A new series of free web-based training modules that provide officers with effective tools for readily recognizing signs of mental illness and interacting with people who may be in crisis has been produced through a partnership between The Guidance Center (a nonprofit child and family mental health service provider) and the Los Angeles Police Department, the Long Beach Police Department, and the Los Angeles County Sheriff’s Department.
The new National Inventory of Collateral Consequences of Conviction resource compiles thousands of state and federal statutes into a searchable database, making it easier to identify these obscure regulations that can be triggered by a particular conviction.
What constitutes success is ensuring that, whenever possible, youth receive supervision and services that support them to avoid further contact with the justice system and transition safely to adulthood.
This is the first in a series of posts on aspects of successful reentry. Each post will include curated resources related to the featured reentry topic.
Recently, the U.S. Congress approved the $1.3 trillion Fiscal Year 2018 Omnibus Appropriations bill that would set government funding through Sep. 30, 2018. The bill provides $30.3 billion for the Department of Justice and includes $2.9 billion for various state and local law enforcement assistance grant programs.
The program provides funding to expand substance addiction treatment services in existing family treatment drug courts that address the needs of the family as a whole and include direct service provisions to children 18 and under.
The certificate program will provide training focused on effective policy and practice reforms that promote reform at key juvenile justice system decision points, including arrest, referral, diversion, detention, disposition, and post-disposition.
This year’s MENTOR: The National Mentoring Partnership summit will offer an array of prevalent topics such as how to make programmatic changes based on research and data, collective impact in the mentoring field, and mentoring youth with mental illnesses.
The presenters of this webinar discuss overcoming the challenges to effective community engagement and explore ways to increase the number of juvenile record clearances.
This webinar explores ways that juvenile defenders and civil legal aid attorneys can partner to share expertise and provide essential legal representation for youth facing the collateral consequences of having criminal records.
In this webinar, representatives from the National Reentry Resource Center and the New York City Department of Probation discuss emerging research and innovative practices related to improving outcomes for young adults in the justice system. Drawing on guidance gathered at a 2017 convening of practitioners, policymakers, and researchers hosted by the CSG Justice Center and the Harvard Kennedy School, the CSG Justice Center developed Do’s and Don’ts for Reducing Recidivism Among Young Adults in the Justice System—a resource that details proven and promising practices for working with the young adult population.
In 2017, states around the country saw changes to their juvenile record clearance laws. This webinar explores the various state reforms that took place during the year. Attendees hear directly from state advocates who discuss what it took for their state to expand its juvenile record clearance laws.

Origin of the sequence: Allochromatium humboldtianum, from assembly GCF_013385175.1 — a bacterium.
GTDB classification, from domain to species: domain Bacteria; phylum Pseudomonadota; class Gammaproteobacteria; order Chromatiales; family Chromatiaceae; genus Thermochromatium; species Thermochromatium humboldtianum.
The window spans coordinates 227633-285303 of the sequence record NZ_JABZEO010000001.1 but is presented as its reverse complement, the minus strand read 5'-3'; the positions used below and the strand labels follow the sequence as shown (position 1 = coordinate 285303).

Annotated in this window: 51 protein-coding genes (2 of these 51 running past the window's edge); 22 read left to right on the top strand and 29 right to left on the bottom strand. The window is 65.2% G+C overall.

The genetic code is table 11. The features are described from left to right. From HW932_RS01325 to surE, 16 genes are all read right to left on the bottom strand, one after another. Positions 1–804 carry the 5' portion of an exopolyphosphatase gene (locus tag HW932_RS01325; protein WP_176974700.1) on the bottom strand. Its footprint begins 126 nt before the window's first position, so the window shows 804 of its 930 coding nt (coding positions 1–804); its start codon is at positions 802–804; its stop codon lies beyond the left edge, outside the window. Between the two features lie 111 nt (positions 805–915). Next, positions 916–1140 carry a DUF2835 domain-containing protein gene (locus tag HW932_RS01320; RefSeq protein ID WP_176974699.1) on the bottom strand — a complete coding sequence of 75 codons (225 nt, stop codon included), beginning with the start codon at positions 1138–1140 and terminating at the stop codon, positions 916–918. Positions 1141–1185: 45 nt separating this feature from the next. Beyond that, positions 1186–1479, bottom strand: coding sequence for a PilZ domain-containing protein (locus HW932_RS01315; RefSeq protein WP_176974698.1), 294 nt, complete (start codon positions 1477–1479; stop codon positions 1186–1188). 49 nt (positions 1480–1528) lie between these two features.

This webinar highlights strategies, tools, examples, and best-practice models from across the country that juvenile justice agency managers, staff, and other practitioners may consider in adopting to effectively implement evidence-based programs and services and promote positive outcomes for youth in the juvenile justice system.
This interactive publication includes a state-by-state breakdown for probation violations and status offenses, such a truancy and running away.
In this report over 800 audits of adult correctional facilities are reviewed, with a focus on the first complete audit cycle, to identify how facilities are complying with the Youthful Inmate Standard.
This toolkit is designed to help juvenile justice agencies successfully close a facility and carry out related system improvements.
This brief outlines how youth of color end up at the front door of adult courts using three state case studies in Oregon, Florida, and Missouri as examples.
This brief examines how the number of residential facilities holding youth in custody within the juvenile justice system fell 42 percent nationwide between 2000 and 2016.
“Putting children in confinement should be a last resort, not a first option,” said Governor John Hickenlooper. “These policy recommendations are data-driven, practical proposals that will improve our state’s juvenile justice system. I commend the task force and urge lawmakers to consider these measures in the next legislative session.”
New policies are in line with the Colorado Department of Human Services’ “two-gen” philosophy, a modern tenet of social reform focused on targeting two generations for better outcomes.
Connecticut is trying to push back by focusing on one group that is especially likely to return to prison: young women, ages 18 to 25. It began in the summer of 2015, when Scott Semple, who runs the Connecticut state prison system, spent a week visiting prisons in Germany.
“We have so much to offer,” 62-year-old Mark Thompson told me, referring to the many reformed old-timers behind the wall. “It makes more sense helping younger guys understand their anger and addiction out there,” he said, “than dealing with it in here.”
Less than 36 hours after his release from prison, Steve Perkins sat in front of a class of law students, giving them advice. Perkins hadn’t been in a traditional classroom in more than four decades, yet here he was as evidence that youthful offenders once sent away for life could be rehabilitated — even after killing someone.